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andyscalzo

8# Boneless Prime on the JoeTisserie......

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3 hours ago, Woodman said:

That looks amazing. I went to my butcher to get a prime roast last week until I found out it was $108 for a 6 lb piece of meat--too rich for my blood. 

By "prime" do you mean Prime Grade? My butcher charged me $10.99/lb. for choice. I just saw they have it advertised on sale for $8.99 for the next two weeks. IMO, with the high fat content of a prime rib, why waste money buying Prime Grade?!? You are already getting a well marbled hunk of beef with Select Grade prime rib.

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5 hours ago, irish02bk said:

can i get a writeup of what was done to prep the meat. this is my next new cook....

Its pretty simple. Just take your favorite beef herbs and garlic and coarsely chop them. I use a small food processor, but you can use a chopping knife. Add just enough EVVO to form a paste. Salt & Pepper the roast with a nicer coating of fresh ground Kosher salt & peppercorns, then smear on the herb paste. Spin it at 325*F until it reaches an IT of about 100*F, then open both vents and sear it until the IT reaches 125 > 130*F. I supplement  the lump oll my beef cooks with chunks of Bourbon Barrels for a great smoke. I use the same procedure for both boneless and standing rib roasts. You can't get a cook much easier than that.

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17 minutes ago, andyscalzo said:

Its pretty simple. Just take your favorite beef herbs and garlic and coarsely chop them. I use a small food processor, but you can use a chopping knife. Add just enough EVVO to form a paste. Salt & Pepper the roast with a nicer coating of fresh ground Kosher salt & peppercorns, then smear on the herb paste. Spin it at 325*F until it reaches an IT of about 300*F, then open both vents and sear it until the IT reaches 125 > 103*F. I supplement  the lump oll my beef cooks with chunks of Bourbon Barrels for a great smoke. I use the same procedure for both boneless and standing rib roasts. You can't get a cook much easier than that.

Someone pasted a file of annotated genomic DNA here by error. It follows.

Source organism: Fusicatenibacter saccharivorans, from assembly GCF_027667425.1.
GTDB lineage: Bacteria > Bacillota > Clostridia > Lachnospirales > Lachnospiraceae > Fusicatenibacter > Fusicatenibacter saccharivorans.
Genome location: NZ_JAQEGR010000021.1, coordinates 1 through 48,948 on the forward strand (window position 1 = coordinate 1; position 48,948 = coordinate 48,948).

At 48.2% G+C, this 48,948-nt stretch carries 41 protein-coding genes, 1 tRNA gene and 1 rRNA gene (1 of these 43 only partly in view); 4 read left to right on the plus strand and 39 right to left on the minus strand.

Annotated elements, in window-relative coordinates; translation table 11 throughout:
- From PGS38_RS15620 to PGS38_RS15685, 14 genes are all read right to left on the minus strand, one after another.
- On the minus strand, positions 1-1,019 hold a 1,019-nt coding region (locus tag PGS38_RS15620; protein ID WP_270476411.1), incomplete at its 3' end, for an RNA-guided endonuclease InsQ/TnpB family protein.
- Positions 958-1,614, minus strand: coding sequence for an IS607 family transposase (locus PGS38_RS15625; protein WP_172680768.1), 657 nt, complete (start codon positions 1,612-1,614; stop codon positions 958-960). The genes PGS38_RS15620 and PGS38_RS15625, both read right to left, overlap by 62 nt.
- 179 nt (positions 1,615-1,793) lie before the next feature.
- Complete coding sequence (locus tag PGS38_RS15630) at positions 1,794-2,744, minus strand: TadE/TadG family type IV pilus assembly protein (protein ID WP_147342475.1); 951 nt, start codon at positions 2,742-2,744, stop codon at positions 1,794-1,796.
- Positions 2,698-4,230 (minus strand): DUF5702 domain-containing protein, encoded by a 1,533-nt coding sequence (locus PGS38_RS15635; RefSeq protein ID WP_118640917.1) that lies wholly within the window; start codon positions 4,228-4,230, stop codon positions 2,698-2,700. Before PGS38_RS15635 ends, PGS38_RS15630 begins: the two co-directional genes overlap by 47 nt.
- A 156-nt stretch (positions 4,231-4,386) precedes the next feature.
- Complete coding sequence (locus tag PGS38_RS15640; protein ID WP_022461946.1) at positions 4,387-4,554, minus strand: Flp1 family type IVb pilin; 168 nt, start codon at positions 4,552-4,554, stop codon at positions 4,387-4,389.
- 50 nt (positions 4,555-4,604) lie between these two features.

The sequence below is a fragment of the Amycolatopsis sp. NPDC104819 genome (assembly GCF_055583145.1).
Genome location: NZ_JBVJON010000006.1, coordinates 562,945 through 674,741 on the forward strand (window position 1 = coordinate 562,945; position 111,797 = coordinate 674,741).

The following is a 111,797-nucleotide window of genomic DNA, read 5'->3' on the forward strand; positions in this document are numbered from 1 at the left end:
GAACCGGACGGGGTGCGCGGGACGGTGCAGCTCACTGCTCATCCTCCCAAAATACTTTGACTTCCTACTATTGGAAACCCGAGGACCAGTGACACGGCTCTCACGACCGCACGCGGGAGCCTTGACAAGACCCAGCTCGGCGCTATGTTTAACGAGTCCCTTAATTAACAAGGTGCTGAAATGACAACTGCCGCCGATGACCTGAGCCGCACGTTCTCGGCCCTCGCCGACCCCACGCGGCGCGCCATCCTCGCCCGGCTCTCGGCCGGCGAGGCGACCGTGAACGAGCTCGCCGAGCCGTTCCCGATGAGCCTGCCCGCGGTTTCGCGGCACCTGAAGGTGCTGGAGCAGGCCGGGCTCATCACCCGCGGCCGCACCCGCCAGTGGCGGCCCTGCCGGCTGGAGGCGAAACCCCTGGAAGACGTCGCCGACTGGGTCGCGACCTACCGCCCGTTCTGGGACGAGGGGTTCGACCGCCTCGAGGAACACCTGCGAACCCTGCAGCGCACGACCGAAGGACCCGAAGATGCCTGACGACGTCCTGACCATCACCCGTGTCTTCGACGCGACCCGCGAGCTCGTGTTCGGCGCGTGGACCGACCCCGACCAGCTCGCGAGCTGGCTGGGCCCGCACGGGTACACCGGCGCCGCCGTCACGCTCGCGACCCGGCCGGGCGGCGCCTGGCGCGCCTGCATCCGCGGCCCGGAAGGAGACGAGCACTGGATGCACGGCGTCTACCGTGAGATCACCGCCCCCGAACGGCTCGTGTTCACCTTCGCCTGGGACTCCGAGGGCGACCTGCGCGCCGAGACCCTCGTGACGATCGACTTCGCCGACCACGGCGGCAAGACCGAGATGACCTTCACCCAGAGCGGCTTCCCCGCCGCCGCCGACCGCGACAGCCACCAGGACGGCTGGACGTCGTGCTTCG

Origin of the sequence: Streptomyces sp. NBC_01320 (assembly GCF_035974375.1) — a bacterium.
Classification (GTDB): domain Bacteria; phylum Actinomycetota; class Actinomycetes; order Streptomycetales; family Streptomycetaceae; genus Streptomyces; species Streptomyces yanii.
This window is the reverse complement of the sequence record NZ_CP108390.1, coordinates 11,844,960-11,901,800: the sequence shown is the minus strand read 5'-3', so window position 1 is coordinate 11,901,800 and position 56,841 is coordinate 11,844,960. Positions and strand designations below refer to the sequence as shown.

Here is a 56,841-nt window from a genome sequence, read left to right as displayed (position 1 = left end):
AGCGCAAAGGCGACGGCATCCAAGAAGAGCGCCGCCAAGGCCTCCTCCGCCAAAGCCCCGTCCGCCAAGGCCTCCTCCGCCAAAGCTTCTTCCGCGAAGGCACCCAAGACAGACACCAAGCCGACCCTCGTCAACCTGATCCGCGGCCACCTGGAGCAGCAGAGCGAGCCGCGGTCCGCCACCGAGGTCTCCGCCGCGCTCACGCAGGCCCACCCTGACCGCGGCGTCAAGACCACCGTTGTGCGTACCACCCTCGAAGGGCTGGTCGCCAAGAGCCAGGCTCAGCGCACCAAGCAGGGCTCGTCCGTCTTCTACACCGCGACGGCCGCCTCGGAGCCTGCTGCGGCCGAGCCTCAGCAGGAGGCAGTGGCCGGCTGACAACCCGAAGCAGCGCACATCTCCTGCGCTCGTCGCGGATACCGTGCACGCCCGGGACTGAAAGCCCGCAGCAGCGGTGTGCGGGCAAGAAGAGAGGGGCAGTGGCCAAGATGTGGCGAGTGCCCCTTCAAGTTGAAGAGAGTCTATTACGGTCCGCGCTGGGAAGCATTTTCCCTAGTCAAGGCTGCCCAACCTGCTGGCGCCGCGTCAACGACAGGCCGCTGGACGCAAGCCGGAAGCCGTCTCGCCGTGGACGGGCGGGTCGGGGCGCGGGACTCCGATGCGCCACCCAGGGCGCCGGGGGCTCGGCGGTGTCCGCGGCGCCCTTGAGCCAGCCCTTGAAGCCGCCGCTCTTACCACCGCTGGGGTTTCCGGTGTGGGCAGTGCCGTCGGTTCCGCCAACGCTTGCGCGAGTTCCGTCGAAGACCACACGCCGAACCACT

and what kind of meat was that exactly?  i'm confused between the prime grade, prime roast? is it just a ribeye roast? seems like all the butchers label them different. Also about how long was it on the coals?

 

Lastly you say spin until it reach an IT of about 300??? then open both vents and sear until it reaches an IT 125>103, 

 

did you really mean an IT of 100? and then sear until it reaches an IT of 103-125 depending on how well you like your meat done?

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7 hours ago, irish02bk said:

and what kind of meat was that exactly?  i'm confused between the prime grade, prime roast? is it just a ribeye roast? seems like all the butchers label them different. Also about how long was it on the coals?

 

Lastly you say spin until it reach an IT of about 100??? then open both vents and sear until it reaches an IT 125>103, 

 

did you really mean an IT of 100? and then sear until it reaches an IT of 103-125 depending on how well you like your meat done?

Forget about the Prime Grade, you don't need Prime Grade to get a good Prime Rib Roast, as Choice Prime Ribs are always well marbled. The chunk of meat in the photo is a Boneless Prime Rib, aka Boneless Prime Rib Roast. If I took that chunk of meat and started slicing it into 1" steaks, I would have a bunch of Rib Eye Steaks. Rib Eye Steaks are cut from the Prime Rib Roast. You can also buy that same cut of meat with the bones on, which would be called a Standing Rib Roast. You can also cut that roast into steaks and you would have a bunch of Bone-in Rib Eye Steaks. Hope that helps, that's the best I got.

As for the last part, sorry about the confusion. I did mean to say 100*F then sear it to 120 > 125*F. I hate posting from my phone. That roast took about an hour and a half or so. I don't pay a lot of attention to time, I am more about the Internal Temperature. You are correct, different areas have different names for the same cuts of meat. Just ask the butcher for a Boneless Prime Rib and they will know what you want. Boneless Prime Rib Roasts are much easier to deal with vs. the Bone-in for the first couple times. I figure 1# per person. You will get shrinkage due to the high fat content, plus leftovers make for kick-@ss Prime Rib Sandwiches served on Hoagies or French Bread and dipped in aus jus. Sometimes those are even better than the main entrée!

 

 

 

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